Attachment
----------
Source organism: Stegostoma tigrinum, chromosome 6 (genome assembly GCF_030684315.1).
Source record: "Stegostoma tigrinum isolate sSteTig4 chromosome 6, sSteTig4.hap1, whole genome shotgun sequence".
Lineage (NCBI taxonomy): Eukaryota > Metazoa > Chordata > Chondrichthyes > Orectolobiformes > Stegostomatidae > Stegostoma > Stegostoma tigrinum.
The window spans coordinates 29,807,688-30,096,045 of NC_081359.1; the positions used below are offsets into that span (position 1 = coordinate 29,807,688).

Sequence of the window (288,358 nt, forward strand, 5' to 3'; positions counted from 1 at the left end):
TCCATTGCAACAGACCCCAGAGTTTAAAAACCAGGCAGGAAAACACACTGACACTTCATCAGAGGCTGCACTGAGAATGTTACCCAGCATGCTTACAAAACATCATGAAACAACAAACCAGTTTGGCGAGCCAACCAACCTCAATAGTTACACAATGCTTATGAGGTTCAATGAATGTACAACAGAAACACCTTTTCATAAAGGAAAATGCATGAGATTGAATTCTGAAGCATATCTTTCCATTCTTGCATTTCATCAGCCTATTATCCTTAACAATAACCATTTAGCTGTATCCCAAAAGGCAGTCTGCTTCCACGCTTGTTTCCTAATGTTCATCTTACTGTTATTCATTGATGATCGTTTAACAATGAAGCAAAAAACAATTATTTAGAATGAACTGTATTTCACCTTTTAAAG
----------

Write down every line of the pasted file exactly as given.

Source organism: Stegostoma tigrinum, chromosome 6 (genome assembly GCF_030684315.1).
Source record: "Stegostoma tigrinum isolate sSteTig4 chromosome 6, sSteTig4.hap1, whole genome shotgun sequence".
Lineage (NCBI taxonomy): Eukaryota > Metazoa > Chordata > Chondrichthyes > Orectolobiformes > Stegostomatidae > Stegostoma > Stegostoma tigrinum.
The window spans coordinates 29,807,688-30,096,045 of NC_081359.1; the positions used below are offsets into that span (position 1 = coordinate 29,807,688).

Sequence of the window (288,358 nt, forward strand, 5' to 3'; positions counted from 1 at the left end):
TCCATTGCAACAGACCCCAGAGTTTAAAAACCAGGCAGGAAAACACACTGACACTTCATCAGAGGCTGCACTGAGAATGTTACCCAGCATGCTTACAAAACATCATGAAACAACAAACCAGTTTGGCGAGCCAACCAACCTCAATAGTTACACAATGCTTATGAGGTTCAATGAATGTACAACAGAAACACCTTTTCATAAAGGAAAATGCATGAGATTGAATTCTGAAGCATATCTTTCCATTCTTGCATTTCATCAGCCTATTATCCTTAACAATAACCATTTAGCTGTATCCCAAAAGGCAGTCTGCTTCCACGCTTGTTTCCTAATGTTCATCTTACTGTTATTCATTGATGATCGTTTAACAATGAAGCAAAAAACAATTATTTAGAATGAACTGTATTTCACCTTTTAAAG